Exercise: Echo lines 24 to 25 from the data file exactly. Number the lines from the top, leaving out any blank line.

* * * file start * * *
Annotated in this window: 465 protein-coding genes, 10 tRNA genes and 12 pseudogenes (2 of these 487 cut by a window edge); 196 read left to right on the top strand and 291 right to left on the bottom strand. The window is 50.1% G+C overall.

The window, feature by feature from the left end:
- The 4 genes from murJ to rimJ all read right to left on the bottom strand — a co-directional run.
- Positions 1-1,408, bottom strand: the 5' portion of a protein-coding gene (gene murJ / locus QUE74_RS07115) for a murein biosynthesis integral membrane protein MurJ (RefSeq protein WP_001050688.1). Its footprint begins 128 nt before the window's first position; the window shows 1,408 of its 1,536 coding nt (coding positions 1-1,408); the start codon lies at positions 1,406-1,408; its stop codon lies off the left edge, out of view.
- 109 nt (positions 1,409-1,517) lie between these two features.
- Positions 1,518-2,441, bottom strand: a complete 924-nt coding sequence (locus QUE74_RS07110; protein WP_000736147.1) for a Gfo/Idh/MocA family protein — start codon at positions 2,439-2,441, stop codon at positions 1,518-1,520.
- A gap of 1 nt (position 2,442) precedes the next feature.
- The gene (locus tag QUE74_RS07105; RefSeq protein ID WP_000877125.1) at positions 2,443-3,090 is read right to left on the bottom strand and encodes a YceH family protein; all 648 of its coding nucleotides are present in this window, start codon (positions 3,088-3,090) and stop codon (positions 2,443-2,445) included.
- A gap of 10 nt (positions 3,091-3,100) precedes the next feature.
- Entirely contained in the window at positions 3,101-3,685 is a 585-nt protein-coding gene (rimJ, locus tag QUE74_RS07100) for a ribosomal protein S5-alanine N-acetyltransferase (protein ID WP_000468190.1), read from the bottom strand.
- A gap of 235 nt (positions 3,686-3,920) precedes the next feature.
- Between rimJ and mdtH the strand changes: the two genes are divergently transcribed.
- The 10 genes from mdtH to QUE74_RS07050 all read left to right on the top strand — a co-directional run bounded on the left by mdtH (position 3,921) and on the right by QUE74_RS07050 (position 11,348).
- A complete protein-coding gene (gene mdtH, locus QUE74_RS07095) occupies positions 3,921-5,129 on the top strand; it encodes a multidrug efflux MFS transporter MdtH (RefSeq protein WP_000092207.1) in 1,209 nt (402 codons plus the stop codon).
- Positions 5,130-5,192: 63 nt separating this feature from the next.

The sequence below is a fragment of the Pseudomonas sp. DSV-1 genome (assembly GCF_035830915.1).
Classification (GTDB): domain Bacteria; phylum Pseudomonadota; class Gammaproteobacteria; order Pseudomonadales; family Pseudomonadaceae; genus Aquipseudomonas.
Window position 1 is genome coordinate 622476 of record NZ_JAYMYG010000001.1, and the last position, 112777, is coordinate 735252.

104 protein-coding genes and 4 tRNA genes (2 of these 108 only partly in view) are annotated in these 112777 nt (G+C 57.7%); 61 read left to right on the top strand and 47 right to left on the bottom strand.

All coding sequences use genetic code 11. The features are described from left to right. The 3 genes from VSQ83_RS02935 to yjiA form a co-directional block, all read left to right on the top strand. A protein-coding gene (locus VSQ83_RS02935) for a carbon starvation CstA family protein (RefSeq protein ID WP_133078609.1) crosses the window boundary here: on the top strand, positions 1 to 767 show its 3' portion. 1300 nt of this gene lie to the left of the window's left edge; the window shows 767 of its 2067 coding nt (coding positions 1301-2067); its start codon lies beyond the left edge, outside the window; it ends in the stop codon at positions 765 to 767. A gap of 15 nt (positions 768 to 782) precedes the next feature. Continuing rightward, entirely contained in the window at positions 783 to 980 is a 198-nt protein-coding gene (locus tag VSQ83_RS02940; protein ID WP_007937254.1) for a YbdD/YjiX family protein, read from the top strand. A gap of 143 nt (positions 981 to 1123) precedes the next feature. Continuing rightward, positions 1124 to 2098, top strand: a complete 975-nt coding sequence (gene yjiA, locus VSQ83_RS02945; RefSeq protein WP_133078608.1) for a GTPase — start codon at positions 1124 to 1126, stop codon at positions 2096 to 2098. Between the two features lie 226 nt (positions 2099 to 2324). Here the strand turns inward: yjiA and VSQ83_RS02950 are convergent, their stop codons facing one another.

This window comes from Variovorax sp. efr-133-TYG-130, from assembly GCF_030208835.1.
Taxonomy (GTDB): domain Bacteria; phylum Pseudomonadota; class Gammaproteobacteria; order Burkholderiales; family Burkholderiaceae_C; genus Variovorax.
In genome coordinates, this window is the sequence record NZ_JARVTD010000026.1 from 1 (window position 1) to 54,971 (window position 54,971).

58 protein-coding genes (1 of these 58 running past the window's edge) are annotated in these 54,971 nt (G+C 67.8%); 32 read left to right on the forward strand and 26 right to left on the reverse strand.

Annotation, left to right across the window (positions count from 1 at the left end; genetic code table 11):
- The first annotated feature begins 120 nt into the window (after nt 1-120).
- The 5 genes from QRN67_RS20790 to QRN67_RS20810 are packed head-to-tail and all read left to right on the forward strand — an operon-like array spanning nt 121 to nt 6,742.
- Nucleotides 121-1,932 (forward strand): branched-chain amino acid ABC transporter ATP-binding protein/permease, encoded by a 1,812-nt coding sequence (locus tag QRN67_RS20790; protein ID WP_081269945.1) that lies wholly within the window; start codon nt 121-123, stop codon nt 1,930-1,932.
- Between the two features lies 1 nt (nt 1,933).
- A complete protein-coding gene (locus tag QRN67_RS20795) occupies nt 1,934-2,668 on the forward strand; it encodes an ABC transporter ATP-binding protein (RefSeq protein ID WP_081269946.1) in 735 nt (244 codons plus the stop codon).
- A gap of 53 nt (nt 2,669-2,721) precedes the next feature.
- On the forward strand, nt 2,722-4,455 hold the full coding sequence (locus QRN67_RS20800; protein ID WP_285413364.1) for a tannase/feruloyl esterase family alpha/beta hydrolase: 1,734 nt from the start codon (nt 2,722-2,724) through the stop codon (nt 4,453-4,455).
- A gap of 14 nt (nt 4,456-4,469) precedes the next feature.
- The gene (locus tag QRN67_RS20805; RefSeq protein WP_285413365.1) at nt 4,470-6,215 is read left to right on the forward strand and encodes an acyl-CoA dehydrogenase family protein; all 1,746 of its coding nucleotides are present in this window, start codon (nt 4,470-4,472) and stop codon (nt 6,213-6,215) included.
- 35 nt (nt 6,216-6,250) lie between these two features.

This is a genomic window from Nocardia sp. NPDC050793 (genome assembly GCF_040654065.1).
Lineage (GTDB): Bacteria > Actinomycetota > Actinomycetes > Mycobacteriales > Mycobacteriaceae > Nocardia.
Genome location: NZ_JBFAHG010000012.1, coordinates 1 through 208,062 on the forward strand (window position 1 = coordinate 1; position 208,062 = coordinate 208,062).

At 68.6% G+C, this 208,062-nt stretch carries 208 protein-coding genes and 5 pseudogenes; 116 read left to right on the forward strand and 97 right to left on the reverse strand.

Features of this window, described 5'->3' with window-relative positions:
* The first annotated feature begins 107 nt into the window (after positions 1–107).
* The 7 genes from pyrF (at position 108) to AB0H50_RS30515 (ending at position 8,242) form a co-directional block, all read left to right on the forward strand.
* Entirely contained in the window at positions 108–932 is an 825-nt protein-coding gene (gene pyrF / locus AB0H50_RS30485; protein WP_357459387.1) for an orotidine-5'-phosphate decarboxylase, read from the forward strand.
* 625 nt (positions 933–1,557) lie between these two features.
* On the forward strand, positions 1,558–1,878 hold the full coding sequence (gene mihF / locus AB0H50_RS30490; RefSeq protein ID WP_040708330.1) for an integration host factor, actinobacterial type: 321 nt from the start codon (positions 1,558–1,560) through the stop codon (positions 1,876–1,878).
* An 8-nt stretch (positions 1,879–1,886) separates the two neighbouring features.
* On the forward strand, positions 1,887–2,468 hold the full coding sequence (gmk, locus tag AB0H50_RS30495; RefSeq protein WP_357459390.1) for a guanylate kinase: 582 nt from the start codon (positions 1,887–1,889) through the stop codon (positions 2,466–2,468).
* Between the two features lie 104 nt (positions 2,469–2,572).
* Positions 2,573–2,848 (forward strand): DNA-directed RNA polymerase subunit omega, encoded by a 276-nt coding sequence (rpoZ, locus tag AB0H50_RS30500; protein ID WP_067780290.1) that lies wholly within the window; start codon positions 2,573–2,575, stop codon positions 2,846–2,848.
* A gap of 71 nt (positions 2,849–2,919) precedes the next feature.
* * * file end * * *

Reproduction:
58 protein-coding genes (1 of these 58 running past the window's edge) are annotated in these 54,971 nt (G+C 67.8%); 32 read left to right on the forward strand and 26 right to left on the reverse strand.

Annotation, left to right across the window (positions count from 1 at the left end; genetic code table 11):